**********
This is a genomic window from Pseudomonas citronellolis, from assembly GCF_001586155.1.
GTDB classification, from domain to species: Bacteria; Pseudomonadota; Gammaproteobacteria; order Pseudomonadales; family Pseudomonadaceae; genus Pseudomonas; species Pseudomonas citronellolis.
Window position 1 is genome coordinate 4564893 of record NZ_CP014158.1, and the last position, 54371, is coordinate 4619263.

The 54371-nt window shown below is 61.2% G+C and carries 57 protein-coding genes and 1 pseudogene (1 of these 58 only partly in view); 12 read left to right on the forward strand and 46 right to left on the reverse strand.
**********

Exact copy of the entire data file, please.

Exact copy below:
This is a genomic window from Pseudomonas citronellolis, from assembly GCF_001586155.1.
GTDB classification, from domain to species: Bacteria; Pseudomonadota; Gammaproteobacteria; order Pseudomonadales; family Pseudomonadaceae; genus Pseudomonas; species Pseudomonas citronellolis.
Window position 1 is genome coordinate 4564893 of record NZ_CP014158.1, and the last position, 54371, is coordinate 4619263.

The 54371-nt window shown below is 61.2% G+C and carries 57 protein-coding genes and 1 pseudogene (1 of these 58 only partly in view); 12 read left to right on the forward strand and 46 right to left on the reverse strand.